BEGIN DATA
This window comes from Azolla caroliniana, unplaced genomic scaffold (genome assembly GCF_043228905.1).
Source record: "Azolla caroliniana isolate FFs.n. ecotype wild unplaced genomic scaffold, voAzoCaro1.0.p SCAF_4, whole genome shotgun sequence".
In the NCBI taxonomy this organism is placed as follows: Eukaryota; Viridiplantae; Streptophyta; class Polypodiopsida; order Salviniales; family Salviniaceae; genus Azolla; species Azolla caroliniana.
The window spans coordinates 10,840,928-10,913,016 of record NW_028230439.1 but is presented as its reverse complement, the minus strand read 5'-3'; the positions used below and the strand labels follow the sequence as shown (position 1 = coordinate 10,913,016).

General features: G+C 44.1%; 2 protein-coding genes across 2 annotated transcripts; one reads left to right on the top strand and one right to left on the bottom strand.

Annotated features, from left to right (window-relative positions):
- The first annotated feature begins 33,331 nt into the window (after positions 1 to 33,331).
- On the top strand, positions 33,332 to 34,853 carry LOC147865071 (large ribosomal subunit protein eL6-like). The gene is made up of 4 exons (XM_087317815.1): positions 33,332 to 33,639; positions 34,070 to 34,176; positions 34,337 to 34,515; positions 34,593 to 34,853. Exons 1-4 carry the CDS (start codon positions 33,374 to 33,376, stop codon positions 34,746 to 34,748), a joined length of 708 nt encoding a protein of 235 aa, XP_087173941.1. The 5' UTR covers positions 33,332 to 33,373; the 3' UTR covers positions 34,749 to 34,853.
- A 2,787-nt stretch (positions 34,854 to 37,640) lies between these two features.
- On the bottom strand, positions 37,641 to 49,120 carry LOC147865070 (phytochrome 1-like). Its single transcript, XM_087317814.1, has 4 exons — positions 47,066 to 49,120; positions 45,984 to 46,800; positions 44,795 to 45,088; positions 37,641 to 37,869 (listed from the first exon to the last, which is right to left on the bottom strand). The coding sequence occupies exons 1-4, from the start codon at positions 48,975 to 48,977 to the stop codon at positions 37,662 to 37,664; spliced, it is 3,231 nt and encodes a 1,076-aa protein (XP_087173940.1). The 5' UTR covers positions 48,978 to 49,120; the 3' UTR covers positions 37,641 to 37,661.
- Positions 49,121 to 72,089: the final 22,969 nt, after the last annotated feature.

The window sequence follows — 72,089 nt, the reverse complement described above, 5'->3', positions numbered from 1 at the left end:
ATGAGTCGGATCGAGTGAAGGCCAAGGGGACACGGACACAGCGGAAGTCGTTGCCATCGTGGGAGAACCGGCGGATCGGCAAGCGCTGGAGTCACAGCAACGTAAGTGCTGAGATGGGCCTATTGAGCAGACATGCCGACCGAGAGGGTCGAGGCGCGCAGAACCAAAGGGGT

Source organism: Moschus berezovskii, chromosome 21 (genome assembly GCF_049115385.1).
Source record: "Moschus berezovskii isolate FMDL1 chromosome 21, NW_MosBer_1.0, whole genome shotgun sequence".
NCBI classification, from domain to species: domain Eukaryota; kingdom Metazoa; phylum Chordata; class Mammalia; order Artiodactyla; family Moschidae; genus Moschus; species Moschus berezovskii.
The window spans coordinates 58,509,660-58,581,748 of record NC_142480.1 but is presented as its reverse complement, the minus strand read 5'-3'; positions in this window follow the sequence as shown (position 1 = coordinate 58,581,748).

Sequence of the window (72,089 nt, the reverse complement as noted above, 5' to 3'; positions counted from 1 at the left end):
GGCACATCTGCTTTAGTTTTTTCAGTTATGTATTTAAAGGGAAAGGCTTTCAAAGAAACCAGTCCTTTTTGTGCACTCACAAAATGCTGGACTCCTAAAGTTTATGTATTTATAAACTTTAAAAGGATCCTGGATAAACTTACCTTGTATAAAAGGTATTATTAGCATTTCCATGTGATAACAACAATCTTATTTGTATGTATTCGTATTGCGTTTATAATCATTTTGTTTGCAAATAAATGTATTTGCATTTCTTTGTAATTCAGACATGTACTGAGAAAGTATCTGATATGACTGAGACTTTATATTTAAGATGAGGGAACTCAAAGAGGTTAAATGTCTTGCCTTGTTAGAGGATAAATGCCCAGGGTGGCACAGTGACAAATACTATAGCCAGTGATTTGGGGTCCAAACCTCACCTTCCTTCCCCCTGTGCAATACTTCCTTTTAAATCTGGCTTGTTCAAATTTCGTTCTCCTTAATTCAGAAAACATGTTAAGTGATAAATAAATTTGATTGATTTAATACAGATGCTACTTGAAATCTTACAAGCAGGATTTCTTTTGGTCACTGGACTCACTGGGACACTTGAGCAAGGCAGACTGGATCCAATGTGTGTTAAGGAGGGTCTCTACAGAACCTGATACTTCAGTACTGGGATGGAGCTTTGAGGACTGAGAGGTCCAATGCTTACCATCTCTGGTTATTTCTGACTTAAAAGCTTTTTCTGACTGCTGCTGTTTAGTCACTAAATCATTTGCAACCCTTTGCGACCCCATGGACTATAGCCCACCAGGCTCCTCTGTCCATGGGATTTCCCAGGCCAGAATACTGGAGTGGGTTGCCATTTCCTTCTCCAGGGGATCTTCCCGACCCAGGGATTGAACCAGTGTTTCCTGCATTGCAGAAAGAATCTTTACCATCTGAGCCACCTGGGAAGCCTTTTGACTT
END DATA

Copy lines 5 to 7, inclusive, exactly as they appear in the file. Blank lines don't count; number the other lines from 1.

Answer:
General features: G+C 44.1%; 2 protein-coding genes across 2 annotated transcripts; one reads left to right on the top strand and one right to left on the bottom strand.

Annotated features, from left to right (window-relative positions):
- The first annotated feature begins 33,331 nt into the window (after positions 1 to 33,331).